Hydrogen Generation in Underground Mines
Declercq, Julien (1); Oelkers, Eric (2); Griffiths, Ruth (1); Bowell, Rob (1)
1: SRK Consulting, United Kingdom; 2: University College London, United Kingdom
Mine gas explosions present a serious safety threat in the worldwide mining industry, causing potential loss of life, production loss and financial loss. The production of hydrogen, a common explosive gas, by serpentinisation in ultramafic‐hosted hydrothermal systems is a well-documented process that has been studied in the context of the origin of life, exotic habitats and astrobiology, and hydrothermal alteration of the ocean floor. However, hydrogen generation can also occur in underground mines, with potential disastrous consequences, and this scenario has not been studied in details. This study aims to model hydrogen generation and potential explosibility associated to the case study of an underground mine hosted within mafic rocks.
Hydrogen generation in the underground mine has been calculated by 1/ determining the exposed surface area of mafic minerals, e.g. serpentine and olivine, within the mine workings during life of mine. This has been achieved using the mineralogical description of the different exposed lithologies coupled with the 3D mine design and geological block model. 2/ by applying experimentally determined alteration rates to those exposed minerals allowing us to define a kinetic predictive model of hydrogen release by serpentinisation.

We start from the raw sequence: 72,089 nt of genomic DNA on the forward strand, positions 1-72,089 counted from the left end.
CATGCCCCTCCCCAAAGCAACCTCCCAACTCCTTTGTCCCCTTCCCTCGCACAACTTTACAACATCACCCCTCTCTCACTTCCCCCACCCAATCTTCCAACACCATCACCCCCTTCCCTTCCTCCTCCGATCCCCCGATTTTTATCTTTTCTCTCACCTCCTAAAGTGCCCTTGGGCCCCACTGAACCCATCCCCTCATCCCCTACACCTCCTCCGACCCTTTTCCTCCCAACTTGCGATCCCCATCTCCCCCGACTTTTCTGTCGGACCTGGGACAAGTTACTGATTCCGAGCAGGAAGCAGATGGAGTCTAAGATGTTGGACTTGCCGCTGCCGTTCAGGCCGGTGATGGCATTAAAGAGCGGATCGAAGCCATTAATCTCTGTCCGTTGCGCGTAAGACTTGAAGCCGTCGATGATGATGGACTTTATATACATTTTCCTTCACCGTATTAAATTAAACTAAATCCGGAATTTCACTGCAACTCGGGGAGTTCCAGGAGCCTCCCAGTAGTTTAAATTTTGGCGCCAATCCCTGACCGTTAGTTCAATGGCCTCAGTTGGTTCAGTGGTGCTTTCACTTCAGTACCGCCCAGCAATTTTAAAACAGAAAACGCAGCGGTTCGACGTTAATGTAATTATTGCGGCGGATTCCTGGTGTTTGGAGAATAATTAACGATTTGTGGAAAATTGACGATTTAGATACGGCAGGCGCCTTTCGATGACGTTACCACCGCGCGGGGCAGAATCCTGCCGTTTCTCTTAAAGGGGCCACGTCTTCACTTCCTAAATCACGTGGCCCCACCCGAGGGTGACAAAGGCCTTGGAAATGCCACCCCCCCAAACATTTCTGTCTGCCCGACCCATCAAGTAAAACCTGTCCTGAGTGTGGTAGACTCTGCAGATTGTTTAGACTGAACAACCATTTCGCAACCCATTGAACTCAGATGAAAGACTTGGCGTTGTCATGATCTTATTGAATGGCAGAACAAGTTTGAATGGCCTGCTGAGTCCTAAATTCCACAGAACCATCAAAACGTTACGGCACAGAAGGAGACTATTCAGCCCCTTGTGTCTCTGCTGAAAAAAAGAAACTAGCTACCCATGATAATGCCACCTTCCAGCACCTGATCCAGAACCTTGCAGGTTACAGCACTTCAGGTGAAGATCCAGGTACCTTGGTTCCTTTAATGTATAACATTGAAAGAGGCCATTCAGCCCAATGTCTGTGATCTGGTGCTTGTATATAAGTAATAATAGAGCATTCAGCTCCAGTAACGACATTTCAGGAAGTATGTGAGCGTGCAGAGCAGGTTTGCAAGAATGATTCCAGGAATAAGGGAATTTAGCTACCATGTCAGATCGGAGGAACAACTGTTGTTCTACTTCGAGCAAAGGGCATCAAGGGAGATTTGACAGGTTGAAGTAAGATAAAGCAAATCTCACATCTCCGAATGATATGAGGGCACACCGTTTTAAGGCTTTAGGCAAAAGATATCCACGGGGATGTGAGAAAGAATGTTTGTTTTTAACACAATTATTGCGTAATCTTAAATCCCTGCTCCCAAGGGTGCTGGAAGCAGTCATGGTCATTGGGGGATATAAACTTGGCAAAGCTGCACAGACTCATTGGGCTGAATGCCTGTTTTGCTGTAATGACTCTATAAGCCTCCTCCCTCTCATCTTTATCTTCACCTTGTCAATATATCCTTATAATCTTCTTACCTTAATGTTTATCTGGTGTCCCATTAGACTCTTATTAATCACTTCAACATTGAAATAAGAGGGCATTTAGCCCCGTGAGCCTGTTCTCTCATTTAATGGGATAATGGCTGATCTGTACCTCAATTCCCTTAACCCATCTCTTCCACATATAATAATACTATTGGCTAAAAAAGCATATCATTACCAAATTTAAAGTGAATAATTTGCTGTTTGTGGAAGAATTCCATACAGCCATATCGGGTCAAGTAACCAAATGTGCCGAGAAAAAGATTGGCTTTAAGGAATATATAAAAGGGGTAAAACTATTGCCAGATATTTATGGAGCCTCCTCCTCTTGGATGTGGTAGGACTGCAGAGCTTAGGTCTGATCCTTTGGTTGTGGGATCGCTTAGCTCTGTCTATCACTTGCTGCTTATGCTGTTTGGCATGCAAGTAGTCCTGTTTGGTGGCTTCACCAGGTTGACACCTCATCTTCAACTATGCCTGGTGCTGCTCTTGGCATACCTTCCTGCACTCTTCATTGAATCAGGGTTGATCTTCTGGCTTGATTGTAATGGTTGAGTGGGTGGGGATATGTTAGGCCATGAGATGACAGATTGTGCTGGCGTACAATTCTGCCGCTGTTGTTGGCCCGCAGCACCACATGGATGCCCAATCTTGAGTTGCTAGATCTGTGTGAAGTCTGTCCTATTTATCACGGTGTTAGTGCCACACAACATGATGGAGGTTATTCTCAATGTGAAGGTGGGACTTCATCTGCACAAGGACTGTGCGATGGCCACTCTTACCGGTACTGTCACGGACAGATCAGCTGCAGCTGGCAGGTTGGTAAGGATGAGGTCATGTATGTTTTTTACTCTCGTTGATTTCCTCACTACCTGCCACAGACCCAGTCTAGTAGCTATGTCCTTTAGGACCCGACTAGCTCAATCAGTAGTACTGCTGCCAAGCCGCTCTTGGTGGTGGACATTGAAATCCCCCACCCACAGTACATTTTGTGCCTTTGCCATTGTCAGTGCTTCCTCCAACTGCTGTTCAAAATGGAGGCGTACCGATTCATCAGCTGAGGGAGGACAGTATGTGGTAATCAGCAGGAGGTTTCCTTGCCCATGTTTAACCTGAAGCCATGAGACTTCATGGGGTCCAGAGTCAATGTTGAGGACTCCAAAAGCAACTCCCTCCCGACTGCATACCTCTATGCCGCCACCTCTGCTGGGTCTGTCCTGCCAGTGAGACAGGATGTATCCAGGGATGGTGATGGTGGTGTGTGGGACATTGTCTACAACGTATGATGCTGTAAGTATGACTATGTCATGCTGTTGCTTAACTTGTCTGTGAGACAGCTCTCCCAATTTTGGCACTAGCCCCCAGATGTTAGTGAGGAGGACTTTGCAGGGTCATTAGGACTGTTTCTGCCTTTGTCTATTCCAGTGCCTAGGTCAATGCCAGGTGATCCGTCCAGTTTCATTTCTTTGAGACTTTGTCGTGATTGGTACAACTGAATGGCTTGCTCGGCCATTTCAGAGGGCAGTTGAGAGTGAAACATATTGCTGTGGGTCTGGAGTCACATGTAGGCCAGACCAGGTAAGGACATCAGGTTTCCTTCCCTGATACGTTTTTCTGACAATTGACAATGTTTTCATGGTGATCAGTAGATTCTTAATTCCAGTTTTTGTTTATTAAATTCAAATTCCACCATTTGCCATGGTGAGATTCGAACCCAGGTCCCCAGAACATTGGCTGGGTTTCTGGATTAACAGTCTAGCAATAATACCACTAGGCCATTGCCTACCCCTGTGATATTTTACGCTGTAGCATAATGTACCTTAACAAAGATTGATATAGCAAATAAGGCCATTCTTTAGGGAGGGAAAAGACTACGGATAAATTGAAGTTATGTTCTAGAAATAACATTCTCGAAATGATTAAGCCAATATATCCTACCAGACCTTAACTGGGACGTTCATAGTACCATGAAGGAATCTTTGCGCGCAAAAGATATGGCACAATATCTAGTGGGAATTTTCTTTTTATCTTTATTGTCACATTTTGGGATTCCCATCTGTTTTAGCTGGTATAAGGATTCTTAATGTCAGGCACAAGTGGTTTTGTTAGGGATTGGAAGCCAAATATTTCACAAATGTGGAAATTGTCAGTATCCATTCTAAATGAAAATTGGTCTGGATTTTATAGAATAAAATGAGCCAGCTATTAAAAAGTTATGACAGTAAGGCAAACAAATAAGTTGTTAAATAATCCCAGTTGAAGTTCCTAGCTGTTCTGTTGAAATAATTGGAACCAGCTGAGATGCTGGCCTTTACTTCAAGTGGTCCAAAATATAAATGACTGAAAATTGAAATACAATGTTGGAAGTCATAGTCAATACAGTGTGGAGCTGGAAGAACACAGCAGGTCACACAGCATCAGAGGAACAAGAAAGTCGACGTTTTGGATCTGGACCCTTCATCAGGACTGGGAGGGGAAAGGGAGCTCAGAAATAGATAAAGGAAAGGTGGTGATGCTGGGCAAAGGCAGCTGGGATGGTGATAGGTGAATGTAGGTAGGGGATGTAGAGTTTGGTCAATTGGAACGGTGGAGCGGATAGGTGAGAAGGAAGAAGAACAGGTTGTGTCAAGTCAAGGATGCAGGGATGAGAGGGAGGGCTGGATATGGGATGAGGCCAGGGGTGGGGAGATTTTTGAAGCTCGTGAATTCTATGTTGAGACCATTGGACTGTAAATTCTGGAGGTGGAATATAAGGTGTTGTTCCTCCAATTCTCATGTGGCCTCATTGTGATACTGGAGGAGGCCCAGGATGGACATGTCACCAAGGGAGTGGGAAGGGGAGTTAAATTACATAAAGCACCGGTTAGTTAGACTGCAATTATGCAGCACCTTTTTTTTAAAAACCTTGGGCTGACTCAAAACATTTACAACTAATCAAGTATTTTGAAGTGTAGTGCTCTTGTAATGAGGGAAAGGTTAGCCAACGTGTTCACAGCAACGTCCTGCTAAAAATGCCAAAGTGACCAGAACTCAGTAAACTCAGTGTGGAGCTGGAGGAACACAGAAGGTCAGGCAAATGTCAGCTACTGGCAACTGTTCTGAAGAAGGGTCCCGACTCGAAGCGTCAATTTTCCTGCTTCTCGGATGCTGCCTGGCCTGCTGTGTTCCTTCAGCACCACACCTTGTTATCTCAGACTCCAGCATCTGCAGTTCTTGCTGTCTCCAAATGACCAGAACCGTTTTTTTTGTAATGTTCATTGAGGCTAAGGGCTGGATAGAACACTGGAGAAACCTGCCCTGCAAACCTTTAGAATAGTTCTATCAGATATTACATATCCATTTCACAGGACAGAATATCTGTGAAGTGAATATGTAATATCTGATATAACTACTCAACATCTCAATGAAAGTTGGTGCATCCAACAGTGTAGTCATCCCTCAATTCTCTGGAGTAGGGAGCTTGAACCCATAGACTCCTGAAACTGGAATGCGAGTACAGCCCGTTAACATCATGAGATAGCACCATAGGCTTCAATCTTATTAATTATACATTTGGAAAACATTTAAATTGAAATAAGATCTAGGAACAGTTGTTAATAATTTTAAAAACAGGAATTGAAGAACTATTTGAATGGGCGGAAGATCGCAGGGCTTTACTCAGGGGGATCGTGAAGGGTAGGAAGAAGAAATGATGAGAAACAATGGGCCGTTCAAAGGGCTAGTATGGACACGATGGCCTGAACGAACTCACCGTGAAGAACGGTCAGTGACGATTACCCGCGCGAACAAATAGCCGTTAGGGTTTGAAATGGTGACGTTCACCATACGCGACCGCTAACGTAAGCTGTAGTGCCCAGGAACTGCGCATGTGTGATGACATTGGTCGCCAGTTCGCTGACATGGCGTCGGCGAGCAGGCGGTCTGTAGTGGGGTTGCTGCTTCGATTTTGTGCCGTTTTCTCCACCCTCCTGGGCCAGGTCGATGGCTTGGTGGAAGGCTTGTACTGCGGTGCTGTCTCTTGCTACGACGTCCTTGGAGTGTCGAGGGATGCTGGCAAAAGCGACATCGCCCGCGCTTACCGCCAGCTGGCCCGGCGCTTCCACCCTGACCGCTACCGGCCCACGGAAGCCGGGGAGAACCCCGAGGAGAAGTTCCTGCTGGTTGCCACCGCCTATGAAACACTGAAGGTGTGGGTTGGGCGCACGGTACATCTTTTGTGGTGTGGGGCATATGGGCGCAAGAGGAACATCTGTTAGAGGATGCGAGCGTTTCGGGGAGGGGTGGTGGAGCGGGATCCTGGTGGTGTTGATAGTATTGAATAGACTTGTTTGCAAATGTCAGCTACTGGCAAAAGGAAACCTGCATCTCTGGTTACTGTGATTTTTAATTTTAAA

Subsequently hydrogen explosivity has been determined by tracking, within the gas mixture present in the stopes, the predicted hydrogen proportion in a hydrogen, nitrogen and oxygen ternary diagram with respect to their flammability envelope (Dwyer et al, 2003). This potential was further explored in the case of a simplified atmosphere (O2, N2, H2 and CO2) using the revised Le Chartier method (Cheng et al. 2012).
It has been recognized that the potential for hydrogen generation in subsurface systems is a rate-controlled process and as such sensitive to various parameters, e.g. temperature, pressure, pCO2, redox, mineralogical variations. The explosibility of the underground mine gas mixture has been explored in a sensitivity study and the results compared to other real-world examples.
Cheng, J., Wang, C., & Zhang, S. (2012). Methods to determine the mine gas explosibility–An overview. Journal of Loss Prevention in the Process Industries, 25(3), 425-435.
Dwyer Jr, J., Hansel, J. G., & Philips, T. (2003). Temperature influence on the flammability limits of heat treating atmospheres. In Proceedings of the 22nd heat treating society conference and the 2nd international surface engineering congress. Indianapolis (pp. 24-28).